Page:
Author Topic: Judge Advocate General has gone 3 years without filing reports to Def Minister  (Read 22094 times)

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Offline George Wallace

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This doesn't look good, and not a good reflection on our bureaucracy.  Especially disconcerting is that this is the top man in the Military Justice system.




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Maj.-Gen. Blaise Cathcart faces examination in Nova Scotia

By James Cudmore, CBC News Posted: May 30, 2014 5:00 AM ET Last Updated: May 30, 2014 5:00 AM ET

Judge Advocate General has gone 3 years without filing reports to Defence Minister

Maj.-Gen. Blaise Cathcart, the top lawyer and general in charge of Canada's military justice system, is under scrutiny by legal regulators after an apparent failure to comply with the National Defence Act three years running.

And CBC News has learned the other two pillars of military justice — the directors of defence and prosecution — have each also apparently broken military regulation for a similar failure.

Cathcart, the military's judge advocate general, has admitted he failed to provide reports on the administration of military justice, as he is required to do by law.

Not complying with the National Defence Act or military regulations could be violations of the code of service discipline.

Those reports are supposed to be made public by the defence minister tabling them in Parliament, and they're a key access route to information about the military justice system for members of Parliament, Senators and the public.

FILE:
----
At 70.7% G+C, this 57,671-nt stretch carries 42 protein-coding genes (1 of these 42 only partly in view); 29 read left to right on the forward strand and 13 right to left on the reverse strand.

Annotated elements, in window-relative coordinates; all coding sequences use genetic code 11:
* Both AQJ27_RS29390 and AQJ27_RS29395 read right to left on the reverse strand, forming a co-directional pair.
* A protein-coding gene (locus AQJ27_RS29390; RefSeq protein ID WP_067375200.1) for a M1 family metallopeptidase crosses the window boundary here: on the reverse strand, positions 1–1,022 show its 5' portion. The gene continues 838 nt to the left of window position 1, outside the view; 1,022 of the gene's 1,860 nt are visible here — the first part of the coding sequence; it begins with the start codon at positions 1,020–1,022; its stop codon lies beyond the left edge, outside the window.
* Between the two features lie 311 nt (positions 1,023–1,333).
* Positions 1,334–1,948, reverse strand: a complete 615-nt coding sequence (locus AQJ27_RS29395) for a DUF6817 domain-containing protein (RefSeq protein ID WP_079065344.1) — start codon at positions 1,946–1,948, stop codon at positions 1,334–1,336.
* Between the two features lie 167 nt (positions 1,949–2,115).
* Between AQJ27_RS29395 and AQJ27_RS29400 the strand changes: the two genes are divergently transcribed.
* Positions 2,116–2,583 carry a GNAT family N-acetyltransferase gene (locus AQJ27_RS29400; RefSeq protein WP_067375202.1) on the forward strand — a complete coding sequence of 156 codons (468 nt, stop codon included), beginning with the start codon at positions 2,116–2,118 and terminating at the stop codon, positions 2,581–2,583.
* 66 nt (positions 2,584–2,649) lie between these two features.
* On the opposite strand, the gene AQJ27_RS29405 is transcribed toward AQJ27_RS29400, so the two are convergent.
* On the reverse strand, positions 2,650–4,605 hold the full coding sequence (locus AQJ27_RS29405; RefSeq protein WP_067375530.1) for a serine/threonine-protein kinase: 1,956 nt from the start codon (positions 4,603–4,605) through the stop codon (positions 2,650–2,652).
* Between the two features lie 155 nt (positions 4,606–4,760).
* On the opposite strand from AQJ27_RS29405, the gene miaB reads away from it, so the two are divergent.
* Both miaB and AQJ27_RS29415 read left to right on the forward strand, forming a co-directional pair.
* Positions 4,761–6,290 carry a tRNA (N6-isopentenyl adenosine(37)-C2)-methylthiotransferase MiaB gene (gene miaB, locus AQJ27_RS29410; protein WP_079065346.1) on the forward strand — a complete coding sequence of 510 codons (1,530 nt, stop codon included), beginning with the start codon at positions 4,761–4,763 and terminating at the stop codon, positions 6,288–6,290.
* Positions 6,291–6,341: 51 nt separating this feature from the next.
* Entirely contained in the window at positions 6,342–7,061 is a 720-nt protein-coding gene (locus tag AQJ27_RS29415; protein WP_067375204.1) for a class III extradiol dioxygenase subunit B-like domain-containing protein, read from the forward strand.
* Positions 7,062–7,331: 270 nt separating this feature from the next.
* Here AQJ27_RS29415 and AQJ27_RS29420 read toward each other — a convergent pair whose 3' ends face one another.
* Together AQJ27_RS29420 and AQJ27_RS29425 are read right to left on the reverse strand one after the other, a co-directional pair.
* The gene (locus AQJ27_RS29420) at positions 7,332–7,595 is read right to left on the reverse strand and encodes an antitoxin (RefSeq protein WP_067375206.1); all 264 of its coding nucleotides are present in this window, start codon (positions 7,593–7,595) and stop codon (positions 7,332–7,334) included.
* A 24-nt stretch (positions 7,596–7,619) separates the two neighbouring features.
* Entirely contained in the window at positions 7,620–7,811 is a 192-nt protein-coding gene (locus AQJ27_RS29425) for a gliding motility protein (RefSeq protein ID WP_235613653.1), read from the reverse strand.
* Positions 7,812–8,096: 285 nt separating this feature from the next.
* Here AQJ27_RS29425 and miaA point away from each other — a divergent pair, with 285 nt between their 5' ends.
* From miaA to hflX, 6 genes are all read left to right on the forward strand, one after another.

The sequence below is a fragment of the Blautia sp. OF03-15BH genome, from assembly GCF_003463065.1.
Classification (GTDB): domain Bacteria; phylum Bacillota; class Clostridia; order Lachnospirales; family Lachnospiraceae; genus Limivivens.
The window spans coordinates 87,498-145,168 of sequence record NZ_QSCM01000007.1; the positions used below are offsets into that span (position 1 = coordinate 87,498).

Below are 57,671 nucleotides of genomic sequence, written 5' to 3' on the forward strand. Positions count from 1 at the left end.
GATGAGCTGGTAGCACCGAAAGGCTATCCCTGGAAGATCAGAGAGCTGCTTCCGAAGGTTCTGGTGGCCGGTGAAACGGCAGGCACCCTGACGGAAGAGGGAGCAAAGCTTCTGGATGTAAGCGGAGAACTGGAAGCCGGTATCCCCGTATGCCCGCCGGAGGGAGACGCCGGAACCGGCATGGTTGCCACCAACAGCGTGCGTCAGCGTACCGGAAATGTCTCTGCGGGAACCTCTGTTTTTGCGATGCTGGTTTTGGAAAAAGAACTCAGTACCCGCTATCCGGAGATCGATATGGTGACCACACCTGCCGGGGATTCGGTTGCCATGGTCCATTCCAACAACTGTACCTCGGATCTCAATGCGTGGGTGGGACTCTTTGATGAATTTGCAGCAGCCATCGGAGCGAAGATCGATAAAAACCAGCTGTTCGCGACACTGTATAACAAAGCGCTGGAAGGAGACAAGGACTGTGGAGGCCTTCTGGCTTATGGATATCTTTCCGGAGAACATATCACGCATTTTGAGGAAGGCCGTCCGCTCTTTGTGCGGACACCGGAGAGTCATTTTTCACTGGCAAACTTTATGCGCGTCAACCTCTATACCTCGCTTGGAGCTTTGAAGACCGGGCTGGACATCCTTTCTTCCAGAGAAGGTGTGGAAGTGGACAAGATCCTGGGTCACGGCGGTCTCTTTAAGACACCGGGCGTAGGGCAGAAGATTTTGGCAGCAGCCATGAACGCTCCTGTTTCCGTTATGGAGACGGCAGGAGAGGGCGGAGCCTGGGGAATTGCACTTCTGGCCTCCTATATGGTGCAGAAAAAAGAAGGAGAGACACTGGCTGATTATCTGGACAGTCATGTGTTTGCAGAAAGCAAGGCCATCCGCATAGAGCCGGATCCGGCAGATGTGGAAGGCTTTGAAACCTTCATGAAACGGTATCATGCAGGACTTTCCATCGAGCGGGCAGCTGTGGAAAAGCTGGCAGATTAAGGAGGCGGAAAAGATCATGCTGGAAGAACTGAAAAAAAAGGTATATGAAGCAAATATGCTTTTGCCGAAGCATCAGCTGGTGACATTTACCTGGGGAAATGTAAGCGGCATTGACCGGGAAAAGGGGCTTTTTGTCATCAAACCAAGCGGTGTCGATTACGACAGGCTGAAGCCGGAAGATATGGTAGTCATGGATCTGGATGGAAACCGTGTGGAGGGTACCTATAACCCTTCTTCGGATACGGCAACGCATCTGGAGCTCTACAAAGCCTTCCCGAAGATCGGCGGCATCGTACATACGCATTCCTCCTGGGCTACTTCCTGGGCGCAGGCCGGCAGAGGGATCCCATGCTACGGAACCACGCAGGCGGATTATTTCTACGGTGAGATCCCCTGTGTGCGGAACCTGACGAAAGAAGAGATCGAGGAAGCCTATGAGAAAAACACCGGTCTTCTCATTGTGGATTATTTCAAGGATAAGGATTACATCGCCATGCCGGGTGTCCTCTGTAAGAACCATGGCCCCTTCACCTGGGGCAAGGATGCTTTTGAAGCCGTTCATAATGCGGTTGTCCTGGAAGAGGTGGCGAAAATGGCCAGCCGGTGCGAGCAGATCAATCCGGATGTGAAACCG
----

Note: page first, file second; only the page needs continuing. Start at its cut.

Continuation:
The reports discuss the status of the military justice system. They describe important cases, priority legal work, trends in law and details of the work and workload of those who work in the JAG system. More crucially, the reports also lay out important statistics about the number and type of charges and the disposition of cases.

But two other senior military lawyers appear to have also not filed their own mandatory reports.

Strict code of conduct

Col. Mario Léveillée, director of military prosecutions, and Col. Del Fullerton, director of defence council services, have each also apparently not filed their own annual reports to Cathcart.

In each case, the last reports published were in 2009-10.

The military on Thursday was unable to say whether reports for the following years had in fact been written, but just not published. If so, it would raise questions about why the judge advocate general hadn't filed his reports when his subordinate commanders had.

All three lawyers could find themselves being held to account by the military justice system they each help administer.

All lawyers, military or otherwise, follow a strict code of professional conduct.

Those codes require lawyers to observe all laws, work diligently and act with integrity and honour. A failure to follow the code of conduct can result in counselling, sanction or disbarment.

Power limited when it comes to public officials

Cathcart is a member of the Nova Scotia Barrister's Society. He has also received the coveted legal designation Queen's Counsel — a title that honours lawyers who demonstrate exemplary service to Canada's legal system.